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The math shows Ohio State is more explosive than ever

The Buckeyes were as efficient but more explosive than ever.

Geoff Burke-USA TODAY Sports

It's been a heck of a four game stretch, hasn't it?

From the Big Ten Championship to the Virginia Tech revenge match, the Cardale Era -- which we got confirmation that we're in -- has given us some of the most exciting football we could hope for.

Here we'll dive in to what the advanced stats have to say about how the Buckeyes overcame a first half deficit and exploded in the second half to knock out the Frank Beamer's Hokies.

The offense exploded at times, asleep others

The offense especially rotated between mid-season form and looking like an obvious first game of the season. Averaging just three points and 48 yards per drive, the Buckeyes' base possession stats average out to show that half of the Buckeyes' drives ended in either a punt or turnover and half ended in a touchdown.

But when the offense was on, it was very on. The Buckeyes had three touchdown plays of 50+ yards, including Ezekiel Elliott's third 80+ yard run of his career -- which is also the third in his last four games (the Cardale era has been fun, hasn't it?). And that was the general offensive trend of the night: the Buckeyes were able to move the ball in big chunks -- whether 50+ yard Sportscenter highlight reel plays or 25-yard completions to Curtis Samuel or Michael Thomas -- but rarely moved the ball as efficiently as we've been accustomed.

The overall efficiency numbers (like the above drive averages) are great (10.2 yards per play and .75 points per play) due to the frequency of explosive plays, but they were usually big chunk plays rather than steady efficiency. Efficiency defined the Ohio State offense last year -- second in adjusted line yards, first in rushing opportunity rate, first in overall success rate+ -- so it's interesting to see the Buckeyes shift more towards the explosiveness side of the equation. From my stats preview I wrote:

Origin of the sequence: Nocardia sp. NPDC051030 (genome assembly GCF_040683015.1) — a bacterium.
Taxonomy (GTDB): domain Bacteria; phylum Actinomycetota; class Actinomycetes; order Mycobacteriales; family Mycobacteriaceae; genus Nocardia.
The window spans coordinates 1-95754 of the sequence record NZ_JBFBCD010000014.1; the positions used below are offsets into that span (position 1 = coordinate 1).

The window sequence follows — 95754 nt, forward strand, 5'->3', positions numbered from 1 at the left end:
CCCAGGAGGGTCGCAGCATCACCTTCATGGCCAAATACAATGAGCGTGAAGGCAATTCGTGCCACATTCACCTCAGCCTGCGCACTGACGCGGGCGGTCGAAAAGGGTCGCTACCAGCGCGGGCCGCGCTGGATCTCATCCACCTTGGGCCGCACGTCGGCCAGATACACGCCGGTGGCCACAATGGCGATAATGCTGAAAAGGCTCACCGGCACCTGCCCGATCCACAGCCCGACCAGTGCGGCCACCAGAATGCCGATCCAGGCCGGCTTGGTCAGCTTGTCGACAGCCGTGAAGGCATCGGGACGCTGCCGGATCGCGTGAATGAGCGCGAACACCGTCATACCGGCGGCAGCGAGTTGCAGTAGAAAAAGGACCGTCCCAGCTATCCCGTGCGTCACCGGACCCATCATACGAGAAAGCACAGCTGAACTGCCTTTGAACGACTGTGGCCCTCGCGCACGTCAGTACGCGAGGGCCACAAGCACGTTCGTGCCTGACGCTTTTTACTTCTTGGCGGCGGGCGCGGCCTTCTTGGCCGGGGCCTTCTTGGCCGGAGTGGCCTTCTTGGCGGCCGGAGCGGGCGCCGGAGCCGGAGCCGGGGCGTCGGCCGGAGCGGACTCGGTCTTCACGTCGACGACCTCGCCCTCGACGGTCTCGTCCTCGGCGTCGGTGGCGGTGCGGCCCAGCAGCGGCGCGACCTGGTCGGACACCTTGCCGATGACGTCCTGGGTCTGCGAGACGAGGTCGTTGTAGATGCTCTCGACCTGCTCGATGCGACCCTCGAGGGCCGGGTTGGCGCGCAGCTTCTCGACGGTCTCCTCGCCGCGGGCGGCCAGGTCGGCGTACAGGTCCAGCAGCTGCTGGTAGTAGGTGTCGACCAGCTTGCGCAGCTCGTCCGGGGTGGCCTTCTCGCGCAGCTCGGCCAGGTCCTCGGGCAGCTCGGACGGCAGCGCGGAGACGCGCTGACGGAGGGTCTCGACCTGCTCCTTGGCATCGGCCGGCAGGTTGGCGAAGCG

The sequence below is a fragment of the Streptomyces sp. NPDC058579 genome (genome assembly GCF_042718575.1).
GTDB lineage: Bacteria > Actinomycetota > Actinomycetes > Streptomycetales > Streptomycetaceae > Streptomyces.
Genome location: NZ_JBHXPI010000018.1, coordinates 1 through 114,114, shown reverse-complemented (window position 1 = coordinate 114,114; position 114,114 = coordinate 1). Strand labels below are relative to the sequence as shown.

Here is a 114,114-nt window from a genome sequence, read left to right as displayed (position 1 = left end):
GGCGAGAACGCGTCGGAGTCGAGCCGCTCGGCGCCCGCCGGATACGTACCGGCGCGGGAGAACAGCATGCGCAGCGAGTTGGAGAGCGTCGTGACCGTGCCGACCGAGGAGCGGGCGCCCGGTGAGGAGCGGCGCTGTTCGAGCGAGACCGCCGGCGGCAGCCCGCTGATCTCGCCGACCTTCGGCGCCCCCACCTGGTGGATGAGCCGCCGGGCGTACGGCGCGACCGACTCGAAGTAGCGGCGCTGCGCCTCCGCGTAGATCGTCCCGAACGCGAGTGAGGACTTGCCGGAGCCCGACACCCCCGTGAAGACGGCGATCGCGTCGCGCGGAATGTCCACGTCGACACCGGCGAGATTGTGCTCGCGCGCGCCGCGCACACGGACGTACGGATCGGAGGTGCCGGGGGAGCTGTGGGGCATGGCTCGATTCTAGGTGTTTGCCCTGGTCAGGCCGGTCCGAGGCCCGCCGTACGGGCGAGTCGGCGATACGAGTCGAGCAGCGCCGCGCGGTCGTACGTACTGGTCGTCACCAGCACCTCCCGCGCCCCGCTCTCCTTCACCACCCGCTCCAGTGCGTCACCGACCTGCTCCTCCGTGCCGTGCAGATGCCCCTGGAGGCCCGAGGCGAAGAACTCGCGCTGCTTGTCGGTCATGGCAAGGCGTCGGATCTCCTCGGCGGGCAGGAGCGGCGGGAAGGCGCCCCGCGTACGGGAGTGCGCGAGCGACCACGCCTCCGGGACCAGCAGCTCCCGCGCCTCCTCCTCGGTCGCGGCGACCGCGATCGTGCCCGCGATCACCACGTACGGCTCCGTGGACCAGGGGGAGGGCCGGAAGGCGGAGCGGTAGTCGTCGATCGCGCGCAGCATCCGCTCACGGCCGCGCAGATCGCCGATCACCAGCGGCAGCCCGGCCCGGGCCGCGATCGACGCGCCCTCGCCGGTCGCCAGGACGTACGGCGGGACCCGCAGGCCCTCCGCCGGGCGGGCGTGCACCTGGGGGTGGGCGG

Will Ezekiel Elliott be able to break any explosive runs since that seems to be the one non-elite advanced stat metric for the Hokies?

The answer was yes.

Ohio State was able to exploit the Hokies man coverage on the edge with multiple Braxton and Michael Thomas catches, and Elliott was untouched at the second level to sprint for his 80 yarder on his first carry.

Also interesting, and which almost certainly factored in to Urban's quarterback decision, according to ESPN's Stats and Information:

Both of Cardale Jones' touchdown passes were on throws of at least 20 yards downfield Monday. Jones has completed 59.2 percent of such passes in his career, 22 percentage points better than J.T. Barrett

Run the dang ball!

Speaking of explosiveness over efficiency, part of that was how few touches Elliott seemed to get. The gameplan seems pretty clearly focused on the wide receivers winning multiple one-on-one battles for big gains and breaking explosive runs (which was the Hokies' one statistical weak area -- defensive rushing IsoPPP+, where they ranked 41st).

But Elliott was great in his eleven carries, which average out to 11.1 yards per attempt. He also scored a 73% success rate and 64% opportunity rate, which are both insanely efficiency rushing averages. So even without his 80-yard burst, Elliott was having an even better night than he averaged last season.

Even Cardale was efficienct rushing (50% opportunity rate, which again is the percentage of runs going at least five yards) though he was more explosive, breaking three explosive (15+) runs.

The run defense compared to last season

The run defense was the obvious area for concern last season as the Buckeyes averaged just the 42nd rushing S&P+ defense despite being eleventh overall in defensive S&P+.

Tonight the Buckeyes held the Hokies to 2.9 yards per carry on 44 total attempts, with a 45 success rate. That was actually a higher success rate than I would have thought watching the game, which was more in line with their rush defense last season (Virginia Tech was 108th in rushing S&P+ last season as well), so this will be something to keep an eye on. The Hokies rotated their committee well, keeping everone fresh as the Ohio State defensive line did a good job forcing their way in to the backfield overall (forcing four sacks and eight tackles for loss). Tyquan Lewis in his first start by the way? Two tackles for loss and 1.5 sacks -- not too shabby.

Looking at the rest of the schedule

Let's just say the Buckeyes have plenty of time to work out any kinks before Michigan State, as their win expectancies from Football Outsiders are calculated at either 99% or 97% (only the Penn State game) until facing the Spartans in mid-November. Ohio State still needs to work on some pass defense in the secondary, run defense efficiency, and avoiding the second quarter lull against the Hokies, but there's certainly time if Ohio State can stay focused and engaged.